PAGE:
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Shwe Kokko, Myanmar’s internet crime capital


Seen from the Thai side of the Moei River, with its cornfields and houses on stilts, Shwe Kokko la Burma offers nothing more to the walker than the unsightly amalgam of villas and apartment blocks flanked by a a giant concrete cube without a window around which a few workmen work limply. Then, as the sun sinks into the sticky haze, the city comes alive. We pick up karaoke tunes, huge screens light up where tropical fish and a Chinese deity of wealth, the lucky charm of games of chance, appear.

A view of the town of Shwe Kokko on the Thaung Yin River on the Thailand-Myanmar border on March 1, 2023.

Shwe Kokko is a Burmese mini-Las Vegas, a city of casinos where customers from Thailand were transported, before the Covid-19, on a barge pulled by a cable. But these informal crossings have not reopened since the end of the pandemic. It does not matter: “the hell of the game” is only a facade. The Chinese-owned “smart city” whose construction, north of the border town of Myawaddy, alarmed the civilian Burmese government at the time in 2020, has turned into a Babylon of digital crime.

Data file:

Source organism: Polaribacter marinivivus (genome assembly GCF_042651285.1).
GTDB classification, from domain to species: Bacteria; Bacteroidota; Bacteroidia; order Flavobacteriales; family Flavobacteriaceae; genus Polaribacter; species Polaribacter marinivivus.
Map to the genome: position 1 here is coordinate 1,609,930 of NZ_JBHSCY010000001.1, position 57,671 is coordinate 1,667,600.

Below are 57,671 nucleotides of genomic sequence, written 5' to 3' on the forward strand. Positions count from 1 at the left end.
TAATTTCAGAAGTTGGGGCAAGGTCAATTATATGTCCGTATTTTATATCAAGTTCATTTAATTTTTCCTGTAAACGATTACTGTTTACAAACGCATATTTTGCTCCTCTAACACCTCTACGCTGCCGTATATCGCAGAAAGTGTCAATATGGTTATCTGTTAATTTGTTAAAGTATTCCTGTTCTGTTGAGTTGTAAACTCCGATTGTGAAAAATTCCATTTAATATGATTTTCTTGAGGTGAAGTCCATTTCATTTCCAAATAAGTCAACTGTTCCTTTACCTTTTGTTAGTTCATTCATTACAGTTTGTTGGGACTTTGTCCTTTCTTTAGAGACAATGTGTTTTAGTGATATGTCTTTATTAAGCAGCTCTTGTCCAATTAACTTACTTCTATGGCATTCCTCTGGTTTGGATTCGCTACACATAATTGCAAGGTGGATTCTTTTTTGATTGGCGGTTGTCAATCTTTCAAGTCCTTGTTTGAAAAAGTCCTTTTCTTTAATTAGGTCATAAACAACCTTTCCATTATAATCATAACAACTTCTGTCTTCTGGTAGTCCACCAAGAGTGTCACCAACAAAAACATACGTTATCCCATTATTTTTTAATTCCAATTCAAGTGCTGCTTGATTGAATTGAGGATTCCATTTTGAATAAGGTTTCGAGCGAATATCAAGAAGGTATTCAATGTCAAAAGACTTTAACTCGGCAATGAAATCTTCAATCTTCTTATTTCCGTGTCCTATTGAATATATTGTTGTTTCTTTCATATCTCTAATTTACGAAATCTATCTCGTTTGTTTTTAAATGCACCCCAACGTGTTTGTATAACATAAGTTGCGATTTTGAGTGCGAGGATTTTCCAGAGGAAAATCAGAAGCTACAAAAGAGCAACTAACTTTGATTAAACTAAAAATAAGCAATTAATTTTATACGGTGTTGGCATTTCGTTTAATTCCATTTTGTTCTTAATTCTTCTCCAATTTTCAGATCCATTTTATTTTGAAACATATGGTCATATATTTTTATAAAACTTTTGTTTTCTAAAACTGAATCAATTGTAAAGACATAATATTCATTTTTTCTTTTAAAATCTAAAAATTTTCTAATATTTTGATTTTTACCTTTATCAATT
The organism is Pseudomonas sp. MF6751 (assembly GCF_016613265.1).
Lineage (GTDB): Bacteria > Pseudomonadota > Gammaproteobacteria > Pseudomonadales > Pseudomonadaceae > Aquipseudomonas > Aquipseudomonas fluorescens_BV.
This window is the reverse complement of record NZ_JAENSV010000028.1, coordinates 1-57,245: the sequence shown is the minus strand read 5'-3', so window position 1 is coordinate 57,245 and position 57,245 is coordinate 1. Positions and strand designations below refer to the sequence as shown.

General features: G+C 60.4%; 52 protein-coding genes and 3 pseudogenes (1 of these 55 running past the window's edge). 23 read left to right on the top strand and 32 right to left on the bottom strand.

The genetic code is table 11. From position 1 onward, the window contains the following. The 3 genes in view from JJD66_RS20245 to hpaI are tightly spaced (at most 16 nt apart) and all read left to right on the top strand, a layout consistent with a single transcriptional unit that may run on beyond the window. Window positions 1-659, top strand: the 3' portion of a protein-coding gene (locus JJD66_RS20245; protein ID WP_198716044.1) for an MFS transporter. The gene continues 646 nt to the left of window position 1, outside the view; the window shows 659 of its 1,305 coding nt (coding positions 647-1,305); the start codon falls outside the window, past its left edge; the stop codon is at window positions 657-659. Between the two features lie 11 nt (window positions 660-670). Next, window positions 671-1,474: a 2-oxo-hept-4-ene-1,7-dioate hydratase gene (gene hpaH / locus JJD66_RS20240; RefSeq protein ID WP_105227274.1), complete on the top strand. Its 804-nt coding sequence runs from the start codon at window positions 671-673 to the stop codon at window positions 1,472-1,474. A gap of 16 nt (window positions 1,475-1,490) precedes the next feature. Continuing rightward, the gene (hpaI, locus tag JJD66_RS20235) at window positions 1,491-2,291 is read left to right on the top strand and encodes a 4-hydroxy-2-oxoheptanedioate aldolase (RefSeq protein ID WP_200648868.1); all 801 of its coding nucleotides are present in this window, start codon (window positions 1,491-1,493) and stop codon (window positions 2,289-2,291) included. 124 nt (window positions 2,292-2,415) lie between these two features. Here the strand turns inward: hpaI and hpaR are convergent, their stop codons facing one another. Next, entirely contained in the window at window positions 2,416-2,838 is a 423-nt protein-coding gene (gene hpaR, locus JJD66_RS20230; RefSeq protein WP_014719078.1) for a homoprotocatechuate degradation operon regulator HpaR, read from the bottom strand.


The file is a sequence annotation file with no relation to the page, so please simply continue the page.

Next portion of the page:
Small hands of the online scam, under the control of Triads, Chinese mafia organizations, harpoon preys in all the countries of the world. Approached on dating sites by fake profiles promising quick profits, victims are tricked into investing in cryptocurrency and other financial products. But, after a few successful operations, their online contact disappears along with their money.

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Manmeet (not his real name), a young Indian from Punjab, worked in these online scam centers but against his will. He had believed that the job interview he had in Dubai was for an information technology position in Thailand. But, once he arrived in Bangkok, in the summer of 2022, he was taken to Mae Sot, the Thai city facing Myawaddy. “Then they put you in a car, they confiscate your phone and I ended up in Shwe Kokko”he details in a letter sent to the Indian authorities.

After three days of work, seeing that colleagues who had not reached their profit targets were beaten up, Manmeet decided to leave. But his bosses are asking him for the equivalent of 13,000 euros. Prevented from fleeing by the Border Guard Forces (BGF), a local militia of Karen ethnicity integrated into the army in 2010, Manmeet will eventually redeem his freedom, thanks to the help of his family.

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